With some exits locked, Brazil club fire kills 233
RIO DE JANEIRO — A fire ignited by a flare from a rock band’s pyrotechnic spectacle swept through a nightclub filled with more than 1,000 university students early Sunday morning in Santa Maria, Brazil, leaving at least 233 people dead, police said.
Colonel Guido Pedroso de Melo, Fire Department commander in Santa Maria, said security guards had locked secondary exits, which intensified the panic as people in the club stampeded for the doors. Most of the victims died of smoke inhalation, investigators said.
Survivors described a scene of horror as patrons rushed for the main exit, which was partly blocked by bodies. ‘‘I only got out because I am strong,’’ said Ezequiel Corte Real, 23, who helped others escape the blaze.
The disaster ranks among the deadliest nightclub fires in history, comparable to the 2003 blaze at The Station nightclub in Rhode Island that killed 100 people, one in 2004 in Buenos Aires in which 194 were killed, and a fire at a club in China in 2000 in which 309 people died. In 1942, a fire at the Cocoanut Grove nightclub in Boston killed 492 people.
The loss of life in Santa Maria, which is in the relatively prosperous southern state of Rio Grande do Sul, shocked the country. President Dilma Rousseff canceled appointments at a summit in Chile to travel to Santa Maria, a city of about 260,000 residents that is known for its cluster of universities.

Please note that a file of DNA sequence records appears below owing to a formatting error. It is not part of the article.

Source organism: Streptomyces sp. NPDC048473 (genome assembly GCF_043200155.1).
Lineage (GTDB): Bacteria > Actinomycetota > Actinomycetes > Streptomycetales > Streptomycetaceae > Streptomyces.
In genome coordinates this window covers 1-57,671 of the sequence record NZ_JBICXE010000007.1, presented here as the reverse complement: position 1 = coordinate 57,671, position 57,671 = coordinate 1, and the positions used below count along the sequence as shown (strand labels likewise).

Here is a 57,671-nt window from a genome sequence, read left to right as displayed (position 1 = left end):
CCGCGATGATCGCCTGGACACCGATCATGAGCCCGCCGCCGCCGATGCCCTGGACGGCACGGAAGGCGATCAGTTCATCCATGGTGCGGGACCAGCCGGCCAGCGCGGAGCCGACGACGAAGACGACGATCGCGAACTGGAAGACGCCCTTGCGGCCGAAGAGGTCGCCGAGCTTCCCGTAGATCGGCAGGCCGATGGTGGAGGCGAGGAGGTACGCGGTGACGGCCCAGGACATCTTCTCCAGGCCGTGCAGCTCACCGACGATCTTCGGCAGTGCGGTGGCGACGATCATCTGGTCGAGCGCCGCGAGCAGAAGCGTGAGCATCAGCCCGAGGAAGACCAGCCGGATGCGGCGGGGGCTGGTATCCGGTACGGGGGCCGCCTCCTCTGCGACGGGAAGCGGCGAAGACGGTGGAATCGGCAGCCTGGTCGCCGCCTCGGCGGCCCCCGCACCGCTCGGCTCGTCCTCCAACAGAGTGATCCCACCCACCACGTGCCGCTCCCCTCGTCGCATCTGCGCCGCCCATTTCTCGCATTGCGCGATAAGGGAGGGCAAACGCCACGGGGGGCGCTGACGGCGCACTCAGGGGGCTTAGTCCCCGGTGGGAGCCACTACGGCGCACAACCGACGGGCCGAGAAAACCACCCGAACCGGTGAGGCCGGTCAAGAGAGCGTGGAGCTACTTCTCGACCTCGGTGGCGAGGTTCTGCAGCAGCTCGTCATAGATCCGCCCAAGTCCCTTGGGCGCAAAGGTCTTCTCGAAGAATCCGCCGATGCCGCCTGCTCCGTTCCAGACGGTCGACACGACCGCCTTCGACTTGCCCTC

Health workers hauled bodies from the club, called Kiss, to hospitals in Santa Maria throughout Sunday morning. Some of the survivors were taken to the nearby city of Porto Alegre to be treated for burns. Valdeci Oliveira, a local legislator, said he saw piles of bodies in the nightclub’s bathrooms, which were apparently mistaken for exits.
The circumstances surrounding the blaze, including the use of pyrotechnics and the reports of locked exits, are expected to raise questions about whether the club’s owners had been negligent.
While it is not clear why exits were locked, it is common across Brazil for nightclubs and bars to have customers to pay their entire tab upon leaving, rather than on a per-drink basis.
Mayor Cezar Schirmer declared a 30-day period of mourning, and Tarso Genro, the state governor, said officials were investigating the cause of the disaster.
More broadly, the blaze may focus attention on issues of accountability in Brazil and point to relaxed enforcement of safety measures in an economy that is on solid footing.
Witnesses said the fire started about 2 a.m. after a rock band, Gurizada Fangangueira, began performing. Most of the patrons were students in the agronomy and veterinary medicine programs in a local university who were attending a party.
The band, based in Santa Maria, advertises the use of pyrotechnics in its publicity materials. At least one member of the five-person band was said to have been killed.